Luciano Mule’Stagno

University of Malta


Prof. Luciano Mule’Stagno is the Director of the Institute for Sustainable Energy and Group Leader of the Solar Research Lab at the University of Malta. He holds a Ph.D in Physics from the Missouri University of Science and Technology. He returned to his native Malta in 2007 from the US where, after his PhD studies, he spent 12 years working with MEMC Electronic Materials (now Global Wafers, formerly SunEdison). His last post there was that of Director of Worldwide Labs with responsibility for labs in Asia, Europe and the US. His major expertise is in the characterization, engineering and synthesis of semiconductor and solar materials. He has published extensively and holds 10 patents on semiconductor/solar materials. His current research interests are in photovoltaics systems and materials and other renewable energy technologies that could be applicable to Malta. He leads a 4.2M Euro project to fund the solar research lab and Solaqua a project to study offshore solar energy and several other research projects. Luciano has a passion for heritage and environmental issues. His first post in Malta was that of CEO of Heritage Malta (2007-2009) and he is currently Vice-president of Din L-Art Helwa (The National Trust of Malta). He is also Chairman of the COST (European Cooperation in Science and Technology) scientific committee, President of UMASA (The University of Malta Academic Staff Association) and has served on the boards of several local companies.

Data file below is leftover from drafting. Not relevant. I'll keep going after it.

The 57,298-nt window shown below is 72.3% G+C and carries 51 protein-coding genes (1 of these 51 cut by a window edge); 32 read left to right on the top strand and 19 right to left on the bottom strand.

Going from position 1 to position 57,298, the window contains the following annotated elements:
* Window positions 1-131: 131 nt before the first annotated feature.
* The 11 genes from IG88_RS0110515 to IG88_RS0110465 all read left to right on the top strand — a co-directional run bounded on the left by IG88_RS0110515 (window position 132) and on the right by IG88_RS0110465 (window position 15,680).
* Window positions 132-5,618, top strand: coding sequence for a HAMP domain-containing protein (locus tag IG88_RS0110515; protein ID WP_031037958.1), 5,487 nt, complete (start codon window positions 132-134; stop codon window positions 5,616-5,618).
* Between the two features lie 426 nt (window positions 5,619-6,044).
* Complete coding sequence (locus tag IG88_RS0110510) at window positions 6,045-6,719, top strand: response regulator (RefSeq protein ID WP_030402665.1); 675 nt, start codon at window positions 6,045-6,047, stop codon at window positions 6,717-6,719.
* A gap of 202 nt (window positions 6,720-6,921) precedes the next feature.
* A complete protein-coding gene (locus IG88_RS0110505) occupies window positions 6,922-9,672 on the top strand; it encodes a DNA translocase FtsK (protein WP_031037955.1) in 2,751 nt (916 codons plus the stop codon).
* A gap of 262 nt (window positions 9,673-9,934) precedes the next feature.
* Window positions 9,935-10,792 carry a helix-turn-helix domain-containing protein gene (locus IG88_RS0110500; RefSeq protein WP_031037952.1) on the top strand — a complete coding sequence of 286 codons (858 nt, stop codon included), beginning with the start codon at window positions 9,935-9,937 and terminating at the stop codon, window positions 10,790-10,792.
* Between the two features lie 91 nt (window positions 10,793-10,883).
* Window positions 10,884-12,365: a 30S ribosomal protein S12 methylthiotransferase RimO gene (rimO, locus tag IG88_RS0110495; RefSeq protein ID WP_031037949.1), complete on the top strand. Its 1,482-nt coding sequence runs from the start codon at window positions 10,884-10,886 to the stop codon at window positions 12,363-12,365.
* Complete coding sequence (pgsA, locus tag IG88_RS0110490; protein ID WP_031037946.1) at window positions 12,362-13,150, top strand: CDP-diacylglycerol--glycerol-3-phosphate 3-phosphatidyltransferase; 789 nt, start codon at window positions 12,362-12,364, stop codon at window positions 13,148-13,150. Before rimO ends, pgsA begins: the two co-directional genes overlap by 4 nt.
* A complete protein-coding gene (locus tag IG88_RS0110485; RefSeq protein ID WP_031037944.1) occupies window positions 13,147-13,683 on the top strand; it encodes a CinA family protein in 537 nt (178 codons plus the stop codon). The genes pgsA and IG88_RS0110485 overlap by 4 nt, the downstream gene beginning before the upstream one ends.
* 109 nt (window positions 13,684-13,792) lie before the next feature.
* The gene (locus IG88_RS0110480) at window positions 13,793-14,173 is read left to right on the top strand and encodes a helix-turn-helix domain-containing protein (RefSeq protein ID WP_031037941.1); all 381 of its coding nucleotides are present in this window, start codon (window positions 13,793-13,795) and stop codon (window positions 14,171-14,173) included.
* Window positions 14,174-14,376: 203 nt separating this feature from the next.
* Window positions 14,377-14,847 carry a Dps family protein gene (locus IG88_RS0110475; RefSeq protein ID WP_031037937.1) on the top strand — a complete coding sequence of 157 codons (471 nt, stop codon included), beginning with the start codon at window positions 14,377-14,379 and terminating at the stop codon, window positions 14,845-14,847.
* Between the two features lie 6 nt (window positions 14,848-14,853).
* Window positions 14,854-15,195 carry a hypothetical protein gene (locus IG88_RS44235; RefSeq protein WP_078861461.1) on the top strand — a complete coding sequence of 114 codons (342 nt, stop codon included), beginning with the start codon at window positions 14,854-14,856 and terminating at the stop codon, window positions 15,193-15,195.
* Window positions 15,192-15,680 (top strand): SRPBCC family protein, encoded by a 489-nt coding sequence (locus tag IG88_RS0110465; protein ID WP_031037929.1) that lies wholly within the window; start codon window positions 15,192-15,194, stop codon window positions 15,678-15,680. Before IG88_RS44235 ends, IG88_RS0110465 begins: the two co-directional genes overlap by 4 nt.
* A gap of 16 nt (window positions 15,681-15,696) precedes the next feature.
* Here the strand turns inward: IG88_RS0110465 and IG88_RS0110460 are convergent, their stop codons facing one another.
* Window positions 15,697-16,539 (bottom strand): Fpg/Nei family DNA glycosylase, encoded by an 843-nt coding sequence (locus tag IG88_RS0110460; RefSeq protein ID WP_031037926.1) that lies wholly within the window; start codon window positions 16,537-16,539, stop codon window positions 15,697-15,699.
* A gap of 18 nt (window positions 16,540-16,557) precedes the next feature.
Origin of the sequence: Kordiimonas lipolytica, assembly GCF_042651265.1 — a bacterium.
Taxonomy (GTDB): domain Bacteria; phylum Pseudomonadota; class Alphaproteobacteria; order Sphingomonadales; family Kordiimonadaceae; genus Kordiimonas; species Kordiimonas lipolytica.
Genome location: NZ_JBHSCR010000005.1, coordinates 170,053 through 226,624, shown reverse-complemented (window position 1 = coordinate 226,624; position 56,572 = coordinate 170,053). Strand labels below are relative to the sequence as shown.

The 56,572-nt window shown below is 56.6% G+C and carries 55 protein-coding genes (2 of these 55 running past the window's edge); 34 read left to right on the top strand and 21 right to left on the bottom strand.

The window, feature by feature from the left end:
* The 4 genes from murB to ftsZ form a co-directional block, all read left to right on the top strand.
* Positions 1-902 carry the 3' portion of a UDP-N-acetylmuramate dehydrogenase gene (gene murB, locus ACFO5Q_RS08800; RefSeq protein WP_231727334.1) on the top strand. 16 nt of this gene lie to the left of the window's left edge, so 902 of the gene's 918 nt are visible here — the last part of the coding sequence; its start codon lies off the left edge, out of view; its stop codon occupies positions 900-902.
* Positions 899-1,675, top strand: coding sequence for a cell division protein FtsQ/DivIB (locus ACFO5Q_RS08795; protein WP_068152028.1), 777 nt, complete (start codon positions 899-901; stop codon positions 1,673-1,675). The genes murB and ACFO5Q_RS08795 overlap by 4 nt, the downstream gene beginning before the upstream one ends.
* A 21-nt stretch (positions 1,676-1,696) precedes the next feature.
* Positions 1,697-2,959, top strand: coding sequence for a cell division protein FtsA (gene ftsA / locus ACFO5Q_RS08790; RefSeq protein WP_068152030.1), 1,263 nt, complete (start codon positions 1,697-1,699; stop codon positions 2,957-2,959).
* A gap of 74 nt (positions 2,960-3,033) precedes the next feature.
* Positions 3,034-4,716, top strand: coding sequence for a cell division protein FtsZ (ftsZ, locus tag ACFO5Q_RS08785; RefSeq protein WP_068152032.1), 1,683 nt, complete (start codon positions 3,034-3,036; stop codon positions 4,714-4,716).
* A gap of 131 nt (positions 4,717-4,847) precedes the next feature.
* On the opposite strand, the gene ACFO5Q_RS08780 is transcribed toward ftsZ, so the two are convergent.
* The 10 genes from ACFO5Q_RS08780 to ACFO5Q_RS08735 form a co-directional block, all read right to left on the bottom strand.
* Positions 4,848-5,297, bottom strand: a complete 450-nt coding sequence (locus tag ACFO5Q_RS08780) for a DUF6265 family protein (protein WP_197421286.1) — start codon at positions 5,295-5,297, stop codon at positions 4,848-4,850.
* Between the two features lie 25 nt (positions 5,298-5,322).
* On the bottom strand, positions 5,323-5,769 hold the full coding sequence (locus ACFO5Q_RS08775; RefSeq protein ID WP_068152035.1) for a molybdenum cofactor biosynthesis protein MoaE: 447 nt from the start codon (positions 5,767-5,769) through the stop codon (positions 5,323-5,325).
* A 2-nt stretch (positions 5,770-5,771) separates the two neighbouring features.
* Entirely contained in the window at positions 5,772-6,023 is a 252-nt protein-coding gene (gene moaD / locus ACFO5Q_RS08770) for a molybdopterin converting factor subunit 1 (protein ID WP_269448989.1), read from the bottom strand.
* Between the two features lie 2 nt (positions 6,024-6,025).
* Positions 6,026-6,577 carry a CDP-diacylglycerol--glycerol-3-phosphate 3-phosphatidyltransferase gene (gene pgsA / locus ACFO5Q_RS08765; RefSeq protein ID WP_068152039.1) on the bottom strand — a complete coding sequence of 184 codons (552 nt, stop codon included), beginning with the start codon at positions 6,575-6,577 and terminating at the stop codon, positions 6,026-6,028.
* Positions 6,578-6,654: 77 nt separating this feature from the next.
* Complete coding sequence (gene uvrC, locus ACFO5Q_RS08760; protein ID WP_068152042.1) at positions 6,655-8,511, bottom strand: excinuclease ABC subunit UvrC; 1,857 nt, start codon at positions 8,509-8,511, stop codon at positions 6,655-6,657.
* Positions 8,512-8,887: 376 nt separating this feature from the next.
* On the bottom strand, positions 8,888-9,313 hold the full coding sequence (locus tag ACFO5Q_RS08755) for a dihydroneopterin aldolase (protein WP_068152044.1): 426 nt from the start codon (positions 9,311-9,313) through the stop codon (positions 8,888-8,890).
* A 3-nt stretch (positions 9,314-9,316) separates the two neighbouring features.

Silicon defects and possible impact on solar cell efficiency
It is well known that single-crystal silicon grown by the Czochralski method contains a certain level of interstitial oxygen and a low level of other impurities. Crystals also contain a small excess of interstitial Silicon atoms or vacancies (missing atoms) which as the crystal cools agglomerate to form extended defects. There is also an interaction between the vacancies and interstitial oxygen which results in another class of growth in defects. The density of these defects was found to impact electronic devices’ yield decades ago but until recently there was little understanding of how or if they impact solar cell yield. As efficiencies are pushed higher, evidence is starting to emerge that these defects can in fact have an impact on cell efficiency under certain circumstances. This presentation will explain these defects and examine how they could impact solar cell efficiency.

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